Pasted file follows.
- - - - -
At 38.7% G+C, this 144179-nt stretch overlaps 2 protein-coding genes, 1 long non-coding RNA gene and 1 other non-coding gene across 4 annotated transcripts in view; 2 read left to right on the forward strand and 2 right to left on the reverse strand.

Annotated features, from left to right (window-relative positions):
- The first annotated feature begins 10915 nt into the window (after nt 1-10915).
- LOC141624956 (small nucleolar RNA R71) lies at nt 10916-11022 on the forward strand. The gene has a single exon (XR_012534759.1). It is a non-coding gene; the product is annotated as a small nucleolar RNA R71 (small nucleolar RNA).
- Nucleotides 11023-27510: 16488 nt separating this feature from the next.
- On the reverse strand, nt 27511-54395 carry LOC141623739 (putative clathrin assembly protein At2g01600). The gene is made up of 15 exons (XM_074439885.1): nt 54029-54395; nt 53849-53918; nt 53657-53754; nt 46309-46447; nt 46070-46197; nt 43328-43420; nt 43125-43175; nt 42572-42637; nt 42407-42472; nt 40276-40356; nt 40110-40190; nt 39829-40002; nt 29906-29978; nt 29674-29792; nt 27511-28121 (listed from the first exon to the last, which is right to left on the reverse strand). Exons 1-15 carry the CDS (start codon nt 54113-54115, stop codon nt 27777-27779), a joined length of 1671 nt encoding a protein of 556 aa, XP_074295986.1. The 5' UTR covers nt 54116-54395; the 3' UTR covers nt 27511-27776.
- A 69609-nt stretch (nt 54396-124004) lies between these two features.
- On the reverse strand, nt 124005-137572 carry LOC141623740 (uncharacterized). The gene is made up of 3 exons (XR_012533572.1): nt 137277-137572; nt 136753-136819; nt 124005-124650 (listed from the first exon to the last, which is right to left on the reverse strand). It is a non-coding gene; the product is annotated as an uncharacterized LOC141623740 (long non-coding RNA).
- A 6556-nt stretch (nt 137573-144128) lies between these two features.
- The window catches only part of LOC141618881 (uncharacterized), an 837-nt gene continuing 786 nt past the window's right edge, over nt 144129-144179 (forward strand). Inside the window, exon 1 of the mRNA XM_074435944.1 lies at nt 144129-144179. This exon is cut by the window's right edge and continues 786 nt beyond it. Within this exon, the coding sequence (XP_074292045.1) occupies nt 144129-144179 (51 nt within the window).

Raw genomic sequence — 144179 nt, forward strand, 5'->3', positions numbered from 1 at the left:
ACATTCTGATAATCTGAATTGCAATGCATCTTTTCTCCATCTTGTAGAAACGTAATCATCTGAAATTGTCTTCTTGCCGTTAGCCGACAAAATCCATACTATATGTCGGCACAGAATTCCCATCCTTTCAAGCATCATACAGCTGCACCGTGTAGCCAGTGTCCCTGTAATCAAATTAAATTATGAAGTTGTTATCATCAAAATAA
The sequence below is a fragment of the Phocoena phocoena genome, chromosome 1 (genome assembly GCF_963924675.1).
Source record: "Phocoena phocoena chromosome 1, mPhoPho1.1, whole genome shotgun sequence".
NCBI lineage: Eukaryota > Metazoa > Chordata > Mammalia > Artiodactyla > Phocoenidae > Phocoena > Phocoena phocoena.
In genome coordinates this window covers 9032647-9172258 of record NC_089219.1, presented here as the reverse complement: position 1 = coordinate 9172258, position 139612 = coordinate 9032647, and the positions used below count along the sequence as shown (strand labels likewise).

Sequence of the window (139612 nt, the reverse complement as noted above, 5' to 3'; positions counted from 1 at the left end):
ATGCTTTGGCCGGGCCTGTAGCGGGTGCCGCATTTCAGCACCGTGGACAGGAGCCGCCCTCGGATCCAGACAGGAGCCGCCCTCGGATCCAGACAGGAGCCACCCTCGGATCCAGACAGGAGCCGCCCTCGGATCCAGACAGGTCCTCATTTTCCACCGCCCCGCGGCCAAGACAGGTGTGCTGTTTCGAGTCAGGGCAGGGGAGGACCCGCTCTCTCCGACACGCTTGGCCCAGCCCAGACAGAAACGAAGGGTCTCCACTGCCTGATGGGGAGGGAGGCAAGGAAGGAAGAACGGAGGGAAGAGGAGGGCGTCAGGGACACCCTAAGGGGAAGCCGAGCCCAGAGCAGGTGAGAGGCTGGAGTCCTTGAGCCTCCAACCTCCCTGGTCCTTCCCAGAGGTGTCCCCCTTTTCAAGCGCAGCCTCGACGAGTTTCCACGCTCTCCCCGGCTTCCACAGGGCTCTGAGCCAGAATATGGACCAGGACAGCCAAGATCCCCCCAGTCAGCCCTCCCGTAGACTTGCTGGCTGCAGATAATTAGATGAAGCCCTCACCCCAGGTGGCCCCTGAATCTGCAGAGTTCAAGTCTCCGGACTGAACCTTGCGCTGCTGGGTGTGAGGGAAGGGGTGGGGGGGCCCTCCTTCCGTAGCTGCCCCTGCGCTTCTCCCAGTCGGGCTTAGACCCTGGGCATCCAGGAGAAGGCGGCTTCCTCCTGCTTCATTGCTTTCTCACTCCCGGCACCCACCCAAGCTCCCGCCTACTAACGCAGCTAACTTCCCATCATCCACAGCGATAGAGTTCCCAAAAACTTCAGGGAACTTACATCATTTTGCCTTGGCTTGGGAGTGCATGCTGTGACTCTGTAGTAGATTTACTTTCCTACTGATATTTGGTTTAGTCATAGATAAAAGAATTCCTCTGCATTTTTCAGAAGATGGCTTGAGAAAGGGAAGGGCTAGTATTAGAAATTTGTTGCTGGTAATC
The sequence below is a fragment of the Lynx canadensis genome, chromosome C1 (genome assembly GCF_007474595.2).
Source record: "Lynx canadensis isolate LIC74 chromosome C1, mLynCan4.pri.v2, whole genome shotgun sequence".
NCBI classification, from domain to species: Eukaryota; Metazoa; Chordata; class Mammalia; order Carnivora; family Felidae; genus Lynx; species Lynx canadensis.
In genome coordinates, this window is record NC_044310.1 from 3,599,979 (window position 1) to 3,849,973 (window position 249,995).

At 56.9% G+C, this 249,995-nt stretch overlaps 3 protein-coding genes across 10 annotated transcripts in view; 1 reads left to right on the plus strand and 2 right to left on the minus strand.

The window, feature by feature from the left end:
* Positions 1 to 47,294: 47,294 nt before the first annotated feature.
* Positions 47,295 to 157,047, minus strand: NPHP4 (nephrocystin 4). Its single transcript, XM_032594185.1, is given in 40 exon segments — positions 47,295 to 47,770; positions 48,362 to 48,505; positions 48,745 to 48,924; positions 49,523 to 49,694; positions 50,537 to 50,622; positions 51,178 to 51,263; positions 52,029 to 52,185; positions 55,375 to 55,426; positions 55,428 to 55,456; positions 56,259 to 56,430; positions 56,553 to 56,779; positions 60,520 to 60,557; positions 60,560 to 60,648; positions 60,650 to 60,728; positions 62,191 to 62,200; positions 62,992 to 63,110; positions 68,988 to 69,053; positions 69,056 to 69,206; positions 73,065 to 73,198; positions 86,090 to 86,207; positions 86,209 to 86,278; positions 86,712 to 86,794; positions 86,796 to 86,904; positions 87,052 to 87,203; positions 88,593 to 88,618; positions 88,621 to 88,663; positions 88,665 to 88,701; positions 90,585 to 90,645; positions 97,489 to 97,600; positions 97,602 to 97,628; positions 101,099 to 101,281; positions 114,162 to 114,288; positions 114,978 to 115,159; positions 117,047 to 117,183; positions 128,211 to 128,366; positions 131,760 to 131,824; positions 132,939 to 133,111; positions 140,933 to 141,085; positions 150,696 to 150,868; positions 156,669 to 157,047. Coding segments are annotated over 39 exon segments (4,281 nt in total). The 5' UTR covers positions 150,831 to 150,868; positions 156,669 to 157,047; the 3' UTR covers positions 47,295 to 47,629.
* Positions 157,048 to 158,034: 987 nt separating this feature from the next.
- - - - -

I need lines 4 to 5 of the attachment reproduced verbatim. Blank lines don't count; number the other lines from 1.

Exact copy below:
- LOC141624956 (small nucleolar RNA R71) lies at nt 10916-11022 on the forward strand. The gene has a single exon (XR_012534759.1). It is a non-coding gene; the product is annotated as a small nucleolar RNA R71 (small nucleolar RNA).
- Nucleotides 11023-27510: 16488 nt separating this feature from the next.